Sometimes when we are in Dharamsala, we meet with Dr Lobsang Sangay, the Tibetan Prime Minister and a Harvard Law graduate, now in his fifties. Dr Sangay moved from the USA to India in 2009 in order to become the first Prime Minister of the Tibetan government in exile.
During one of our meetings with Dr Sangay, someone asked him if he had to sacrifice a lot moving from Boston to Dharamsala. With a PhD from Harvard you can only imagine what kind of success was waiting for him in corporate America! Jokingly, he answered: “I gave up Starbucks frappe-chinos for Dharamsala.” And anyone who has been to India will know what he means.
However, he turned serious and revealed his truth, which I will never forget for as long as I live. He said: “I’m not making a sacrifice, I’m making a contribution.”
With this one simple statement, Dr Sangay points to the most powerful ability we have to change the way we look at life – our attitude. His attitude to make a contribution, to make a difference, rather than to make a sacrifice is potentially life changing and most definitely life enriching.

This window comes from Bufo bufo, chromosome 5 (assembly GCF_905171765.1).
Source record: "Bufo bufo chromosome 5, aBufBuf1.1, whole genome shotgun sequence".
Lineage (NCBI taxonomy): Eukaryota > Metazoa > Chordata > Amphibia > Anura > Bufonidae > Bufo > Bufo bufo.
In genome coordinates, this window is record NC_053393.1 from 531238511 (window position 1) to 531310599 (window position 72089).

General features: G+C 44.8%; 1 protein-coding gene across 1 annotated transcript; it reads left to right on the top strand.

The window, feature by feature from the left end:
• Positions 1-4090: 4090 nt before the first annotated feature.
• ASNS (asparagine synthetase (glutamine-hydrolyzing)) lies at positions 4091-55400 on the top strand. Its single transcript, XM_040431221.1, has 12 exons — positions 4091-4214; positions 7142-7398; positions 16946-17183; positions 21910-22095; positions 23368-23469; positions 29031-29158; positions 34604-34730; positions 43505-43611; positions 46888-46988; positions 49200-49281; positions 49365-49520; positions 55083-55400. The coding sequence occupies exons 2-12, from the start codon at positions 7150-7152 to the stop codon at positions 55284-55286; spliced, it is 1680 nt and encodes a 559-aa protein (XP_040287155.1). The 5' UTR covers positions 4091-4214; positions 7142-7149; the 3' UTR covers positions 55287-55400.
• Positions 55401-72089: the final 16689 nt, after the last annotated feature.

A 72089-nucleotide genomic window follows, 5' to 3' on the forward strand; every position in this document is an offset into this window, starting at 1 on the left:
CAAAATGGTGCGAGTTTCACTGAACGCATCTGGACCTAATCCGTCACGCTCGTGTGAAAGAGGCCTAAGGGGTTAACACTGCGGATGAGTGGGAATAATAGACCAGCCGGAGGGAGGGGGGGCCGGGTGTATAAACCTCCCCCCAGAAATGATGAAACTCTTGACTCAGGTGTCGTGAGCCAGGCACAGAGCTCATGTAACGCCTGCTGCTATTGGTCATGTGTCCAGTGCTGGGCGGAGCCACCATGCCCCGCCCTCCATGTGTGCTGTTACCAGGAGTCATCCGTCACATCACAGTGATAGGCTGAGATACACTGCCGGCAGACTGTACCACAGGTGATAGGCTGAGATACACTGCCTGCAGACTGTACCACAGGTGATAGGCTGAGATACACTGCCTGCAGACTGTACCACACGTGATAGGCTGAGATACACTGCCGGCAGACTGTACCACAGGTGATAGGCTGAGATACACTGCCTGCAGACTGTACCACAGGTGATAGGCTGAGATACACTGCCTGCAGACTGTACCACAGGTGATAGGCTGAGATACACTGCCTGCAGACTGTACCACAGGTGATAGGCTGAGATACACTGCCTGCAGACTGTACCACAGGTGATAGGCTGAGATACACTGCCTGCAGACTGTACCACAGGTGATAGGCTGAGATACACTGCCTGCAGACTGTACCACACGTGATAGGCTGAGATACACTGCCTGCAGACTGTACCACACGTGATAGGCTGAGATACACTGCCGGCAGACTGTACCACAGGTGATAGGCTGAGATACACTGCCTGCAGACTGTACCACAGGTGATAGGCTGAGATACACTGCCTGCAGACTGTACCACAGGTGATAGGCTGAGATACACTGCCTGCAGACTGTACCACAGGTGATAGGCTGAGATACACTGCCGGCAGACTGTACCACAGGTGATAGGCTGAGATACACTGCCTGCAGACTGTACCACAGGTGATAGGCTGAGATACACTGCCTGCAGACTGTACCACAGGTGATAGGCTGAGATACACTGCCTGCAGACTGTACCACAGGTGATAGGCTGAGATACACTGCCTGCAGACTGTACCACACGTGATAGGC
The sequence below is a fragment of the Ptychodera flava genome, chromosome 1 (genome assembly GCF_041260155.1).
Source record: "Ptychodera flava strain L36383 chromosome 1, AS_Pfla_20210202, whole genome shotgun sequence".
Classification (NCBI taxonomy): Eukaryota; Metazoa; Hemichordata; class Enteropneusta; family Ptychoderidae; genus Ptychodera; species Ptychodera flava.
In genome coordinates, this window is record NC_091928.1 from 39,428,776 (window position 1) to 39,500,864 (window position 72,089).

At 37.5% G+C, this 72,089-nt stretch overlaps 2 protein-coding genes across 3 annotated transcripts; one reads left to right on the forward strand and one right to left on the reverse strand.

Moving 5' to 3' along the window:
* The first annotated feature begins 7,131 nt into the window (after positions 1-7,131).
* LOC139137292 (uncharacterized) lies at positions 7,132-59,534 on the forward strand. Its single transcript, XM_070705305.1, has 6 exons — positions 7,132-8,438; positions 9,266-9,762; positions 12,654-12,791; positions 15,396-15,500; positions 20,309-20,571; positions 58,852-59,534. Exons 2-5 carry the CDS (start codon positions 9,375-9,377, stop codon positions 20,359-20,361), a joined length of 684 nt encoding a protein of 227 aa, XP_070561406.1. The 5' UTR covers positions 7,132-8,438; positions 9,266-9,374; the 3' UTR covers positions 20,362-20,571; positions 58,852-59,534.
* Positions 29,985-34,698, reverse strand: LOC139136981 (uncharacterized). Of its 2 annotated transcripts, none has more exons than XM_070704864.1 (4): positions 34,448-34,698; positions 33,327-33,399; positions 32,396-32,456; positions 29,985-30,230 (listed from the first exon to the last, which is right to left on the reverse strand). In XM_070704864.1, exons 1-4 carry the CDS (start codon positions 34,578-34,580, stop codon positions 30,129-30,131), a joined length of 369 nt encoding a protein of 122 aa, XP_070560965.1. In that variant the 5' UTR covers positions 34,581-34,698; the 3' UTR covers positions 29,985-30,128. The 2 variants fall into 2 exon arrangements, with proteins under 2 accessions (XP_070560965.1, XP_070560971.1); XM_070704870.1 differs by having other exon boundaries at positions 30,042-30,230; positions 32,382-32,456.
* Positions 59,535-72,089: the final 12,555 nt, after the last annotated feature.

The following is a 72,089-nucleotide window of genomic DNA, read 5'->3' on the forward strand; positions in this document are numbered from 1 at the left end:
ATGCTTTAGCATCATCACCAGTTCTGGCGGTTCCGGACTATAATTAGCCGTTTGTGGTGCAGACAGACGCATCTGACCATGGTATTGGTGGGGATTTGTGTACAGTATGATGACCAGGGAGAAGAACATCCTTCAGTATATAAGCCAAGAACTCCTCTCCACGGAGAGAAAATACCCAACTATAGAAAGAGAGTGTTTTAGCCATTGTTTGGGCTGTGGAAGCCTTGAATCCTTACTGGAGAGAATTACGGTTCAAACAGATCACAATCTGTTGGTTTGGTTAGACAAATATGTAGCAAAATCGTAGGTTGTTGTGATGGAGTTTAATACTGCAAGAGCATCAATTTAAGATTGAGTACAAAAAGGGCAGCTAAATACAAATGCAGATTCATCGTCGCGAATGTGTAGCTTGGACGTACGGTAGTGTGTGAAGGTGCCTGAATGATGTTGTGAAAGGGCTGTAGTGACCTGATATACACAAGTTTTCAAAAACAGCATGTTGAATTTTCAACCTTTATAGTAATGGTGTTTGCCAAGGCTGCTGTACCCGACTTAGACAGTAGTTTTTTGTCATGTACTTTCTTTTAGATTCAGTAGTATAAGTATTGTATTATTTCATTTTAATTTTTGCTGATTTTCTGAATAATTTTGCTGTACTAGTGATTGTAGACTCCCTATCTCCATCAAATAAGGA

Hardship with no clear reason why, devoid of any meaning, is mindless suffering. That is despair. But suffering or hardship with a reason why, can be meaningful. As humans, we have the ability to re-orientate our attitude and change the way we look at things. And we are able to turn mindless suffering into a purposeful quest for meaning if we understand the reasons why. Like Nietzsche said about 150 years ago “He who has a strong enough why, can withstand any how.”
This is the kind of stuff we talk about on the trips to Dharamsala. Our next journey is from 20 to 30 March 2018 and we are open for bookings. Please let us know if you or someone you know is interested to join us.